Nov 04 2009
prev sibling parent "Robert Jacques" <sandford jhu.edu> writes:
On Wed, 04 Nov 2009 15:31:16 -0500, Travis Boucher  
<boucher.travis gmail.com> wrote:

 Robert Jacques wrote:
 On Wed, 04 Nov 2009 13:35:45 -0500, Travis Boucher  
 <boucher.travis gmail.com> wrote:

 I am writing a generic vector base class.  The class implements all of  
 the operator overloads so I don't have to implement them over and over  
 and over for each type of vector class.

 class VectorBase(size_t S, T) {
     T[S] data;

     ...
 }

 class Vector3f : VectorBase!(3, float) { ... }

 The problem I am having is implementing operations that can take a  
 matching vector.  I can't figure out the proper way of declaring the  
 type of input.

 eg.

 void opAssign(VectorBase!(S, T) r);
  > function VectorBase!(3LU,float).VectorBase.opAssign identity  
 assignment operator overload is illegal


 void opAssign(this r);
  > basic type expected, not this


 The only way I can think of handling it is to add another parameter to  
 the template declaration, eg:

 class VectorBase(size_t S, T, N) { ... }
 class Vector3f : VectorBase!(3, float, Vector3f) { ... }

 But I would like to avoid that if possible.

 Any hints on how to implement this so I can keep my original  
 declaration? class VectorBase(size_t S, T)


Ok, that makes sense, since an object is just a reference, so an assignment is really just a pointer copy, not a data copy, correct?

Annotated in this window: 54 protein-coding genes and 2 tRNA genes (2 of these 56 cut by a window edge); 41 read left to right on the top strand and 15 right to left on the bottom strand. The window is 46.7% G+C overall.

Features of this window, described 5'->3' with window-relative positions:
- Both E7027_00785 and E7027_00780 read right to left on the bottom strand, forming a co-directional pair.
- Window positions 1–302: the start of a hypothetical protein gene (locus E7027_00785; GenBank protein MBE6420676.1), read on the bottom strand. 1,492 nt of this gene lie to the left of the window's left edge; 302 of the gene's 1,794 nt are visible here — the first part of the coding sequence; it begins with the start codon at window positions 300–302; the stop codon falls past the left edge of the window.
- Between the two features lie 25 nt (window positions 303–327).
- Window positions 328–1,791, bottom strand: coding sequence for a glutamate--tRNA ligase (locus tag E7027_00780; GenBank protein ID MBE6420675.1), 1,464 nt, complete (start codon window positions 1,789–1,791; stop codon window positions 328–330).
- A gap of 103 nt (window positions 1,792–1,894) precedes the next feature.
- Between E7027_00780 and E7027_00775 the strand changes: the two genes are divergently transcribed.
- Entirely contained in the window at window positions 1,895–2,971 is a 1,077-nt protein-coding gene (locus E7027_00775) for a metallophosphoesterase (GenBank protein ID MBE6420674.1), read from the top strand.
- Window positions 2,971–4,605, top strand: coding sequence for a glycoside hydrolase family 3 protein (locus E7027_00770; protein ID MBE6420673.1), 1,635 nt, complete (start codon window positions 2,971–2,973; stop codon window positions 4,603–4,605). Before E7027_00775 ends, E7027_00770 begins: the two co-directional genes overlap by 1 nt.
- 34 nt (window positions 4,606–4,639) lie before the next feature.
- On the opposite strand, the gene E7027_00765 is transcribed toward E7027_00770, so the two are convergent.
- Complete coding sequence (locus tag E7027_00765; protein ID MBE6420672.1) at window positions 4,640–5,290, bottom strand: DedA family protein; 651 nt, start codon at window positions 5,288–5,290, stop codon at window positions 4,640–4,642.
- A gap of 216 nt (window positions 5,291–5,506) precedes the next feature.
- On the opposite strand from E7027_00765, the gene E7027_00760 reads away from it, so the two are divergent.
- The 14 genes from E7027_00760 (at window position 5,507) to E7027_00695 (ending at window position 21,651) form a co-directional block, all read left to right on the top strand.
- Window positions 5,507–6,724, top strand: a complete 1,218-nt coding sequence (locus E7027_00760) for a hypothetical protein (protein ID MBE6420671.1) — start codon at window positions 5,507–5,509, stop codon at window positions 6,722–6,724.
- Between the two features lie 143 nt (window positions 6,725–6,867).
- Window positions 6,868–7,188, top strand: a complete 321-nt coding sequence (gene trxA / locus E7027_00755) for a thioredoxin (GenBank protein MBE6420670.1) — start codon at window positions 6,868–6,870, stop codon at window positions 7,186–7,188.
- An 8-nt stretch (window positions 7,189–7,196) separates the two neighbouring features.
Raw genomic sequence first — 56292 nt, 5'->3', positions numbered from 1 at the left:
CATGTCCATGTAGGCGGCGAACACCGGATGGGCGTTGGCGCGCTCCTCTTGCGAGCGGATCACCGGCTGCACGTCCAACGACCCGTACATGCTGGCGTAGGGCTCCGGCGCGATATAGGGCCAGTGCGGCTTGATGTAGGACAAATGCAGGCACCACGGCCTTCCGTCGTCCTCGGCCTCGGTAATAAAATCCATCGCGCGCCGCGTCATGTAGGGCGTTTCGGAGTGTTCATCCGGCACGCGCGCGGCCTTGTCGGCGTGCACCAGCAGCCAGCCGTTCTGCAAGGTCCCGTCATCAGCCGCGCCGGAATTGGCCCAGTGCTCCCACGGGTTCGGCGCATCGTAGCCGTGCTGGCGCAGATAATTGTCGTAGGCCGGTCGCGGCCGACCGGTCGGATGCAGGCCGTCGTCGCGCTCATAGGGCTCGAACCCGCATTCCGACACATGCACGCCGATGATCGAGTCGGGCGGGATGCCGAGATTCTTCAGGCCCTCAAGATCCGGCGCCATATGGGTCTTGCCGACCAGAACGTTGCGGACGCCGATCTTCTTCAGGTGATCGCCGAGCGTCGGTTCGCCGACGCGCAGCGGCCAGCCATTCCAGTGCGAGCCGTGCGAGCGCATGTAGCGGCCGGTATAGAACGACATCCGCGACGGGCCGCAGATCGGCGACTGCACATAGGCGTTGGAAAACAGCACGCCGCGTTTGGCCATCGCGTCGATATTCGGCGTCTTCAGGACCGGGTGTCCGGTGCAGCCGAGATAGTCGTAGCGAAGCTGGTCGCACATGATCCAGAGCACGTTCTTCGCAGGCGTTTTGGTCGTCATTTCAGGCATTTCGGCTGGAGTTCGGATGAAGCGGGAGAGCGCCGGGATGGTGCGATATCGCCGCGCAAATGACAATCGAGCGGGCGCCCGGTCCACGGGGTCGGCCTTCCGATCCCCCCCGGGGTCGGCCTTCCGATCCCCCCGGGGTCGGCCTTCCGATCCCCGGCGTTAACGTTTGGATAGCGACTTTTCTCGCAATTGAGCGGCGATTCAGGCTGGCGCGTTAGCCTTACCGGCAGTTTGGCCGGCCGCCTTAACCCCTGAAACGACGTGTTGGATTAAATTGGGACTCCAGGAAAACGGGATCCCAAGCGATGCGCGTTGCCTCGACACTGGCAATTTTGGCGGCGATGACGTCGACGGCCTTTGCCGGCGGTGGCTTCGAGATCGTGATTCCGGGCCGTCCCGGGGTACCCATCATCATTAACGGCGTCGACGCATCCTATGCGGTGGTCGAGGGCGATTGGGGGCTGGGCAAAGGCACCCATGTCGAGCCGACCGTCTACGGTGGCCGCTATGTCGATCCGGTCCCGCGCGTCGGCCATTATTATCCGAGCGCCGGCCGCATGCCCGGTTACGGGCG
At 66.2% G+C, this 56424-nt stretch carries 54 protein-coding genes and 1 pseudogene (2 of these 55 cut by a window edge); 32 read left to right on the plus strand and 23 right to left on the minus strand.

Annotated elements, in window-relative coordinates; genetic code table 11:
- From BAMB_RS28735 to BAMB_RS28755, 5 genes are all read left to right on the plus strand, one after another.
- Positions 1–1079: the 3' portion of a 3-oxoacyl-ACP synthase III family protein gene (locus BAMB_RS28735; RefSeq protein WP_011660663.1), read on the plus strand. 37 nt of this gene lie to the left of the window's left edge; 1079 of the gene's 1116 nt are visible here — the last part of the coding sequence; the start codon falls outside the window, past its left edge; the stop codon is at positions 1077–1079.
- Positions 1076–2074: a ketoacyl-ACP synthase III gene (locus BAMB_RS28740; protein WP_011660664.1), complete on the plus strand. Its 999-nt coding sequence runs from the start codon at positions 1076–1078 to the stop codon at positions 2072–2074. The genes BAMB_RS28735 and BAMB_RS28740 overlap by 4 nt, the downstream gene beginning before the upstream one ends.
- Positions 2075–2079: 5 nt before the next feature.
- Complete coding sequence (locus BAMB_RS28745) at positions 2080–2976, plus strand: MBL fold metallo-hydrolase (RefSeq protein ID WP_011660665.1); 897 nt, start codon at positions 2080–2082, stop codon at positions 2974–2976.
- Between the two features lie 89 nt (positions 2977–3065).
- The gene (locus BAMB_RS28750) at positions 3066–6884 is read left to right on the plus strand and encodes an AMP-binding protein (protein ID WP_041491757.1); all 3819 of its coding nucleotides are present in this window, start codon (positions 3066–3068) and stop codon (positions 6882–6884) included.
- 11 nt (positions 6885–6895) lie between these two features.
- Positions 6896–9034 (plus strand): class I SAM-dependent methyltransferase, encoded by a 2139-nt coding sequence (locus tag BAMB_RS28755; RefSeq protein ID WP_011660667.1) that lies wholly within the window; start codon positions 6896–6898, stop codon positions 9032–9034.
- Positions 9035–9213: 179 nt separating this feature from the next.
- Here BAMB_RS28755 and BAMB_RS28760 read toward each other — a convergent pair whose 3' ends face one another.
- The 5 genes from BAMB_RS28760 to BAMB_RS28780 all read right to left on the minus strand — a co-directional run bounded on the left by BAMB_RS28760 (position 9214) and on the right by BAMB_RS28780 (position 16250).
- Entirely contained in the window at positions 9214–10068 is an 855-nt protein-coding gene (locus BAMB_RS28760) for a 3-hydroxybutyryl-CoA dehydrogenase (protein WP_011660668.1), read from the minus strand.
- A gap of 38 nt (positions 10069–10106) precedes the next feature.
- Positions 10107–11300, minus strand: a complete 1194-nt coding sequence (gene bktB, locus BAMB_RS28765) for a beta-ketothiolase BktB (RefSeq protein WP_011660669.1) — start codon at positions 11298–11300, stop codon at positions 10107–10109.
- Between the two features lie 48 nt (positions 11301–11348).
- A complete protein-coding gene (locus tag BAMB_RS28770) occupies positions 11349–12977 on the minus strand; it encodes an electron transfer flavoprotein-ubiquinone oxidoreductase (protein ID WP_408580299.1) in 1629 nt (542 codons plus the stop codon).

(It's part of the language spec, at the bottom of the operator overload  
 page IIRC) Second, I've already solved this in D2, (using structs) so  
 let me know if you want code.

Yeah, I'd be interested. I am currently running gdc with D1, but I did see some notes on getting gdc working with D2.
 Third, fixed sized arrays as value-type are coming in the next release  
 (I think), so you could wait for that. Lastly, you're (probably) going  
 to run into issues with your other operator overloads because of some  
 bugs in instantiating templates inside of templates using template  
 literals as opposed to types.

Do you have any hints on what to look out for? I did implement a Vector class template, passing in a template parameter to refer to the instantiated type. It used mixins. eg. class VectorBase(size_t S, T, N) { ... } class Vector3f {mixin VectorBase!(3, float, Vector3f); } It compiled and worked for the basic tests, including all operator overloading. auto a = new Vector3f(); auto b = new Vector3f(1, 2, 3); auto c = b * 2; // c = Vector3f(2, 4, 6) auto d = b + c; // d = Vector3f(3, 6, 9) I didn't run into any bugs, and even more complex methods (explict methods) returned valid results (eg. T dotProduct(N vec) { ... }).

There's a bug with returning VectorBase!(S,T,N) from inside VectorBase(size_t S, T, N) { ... }; see the bugzilla for a test case and more details http://d.puremagic.com/issues/show_bug.cgi?id=2257. My first implementation also used mixins without any problems, I only ran into issues when I switched to templated functions.
Nov 04 2009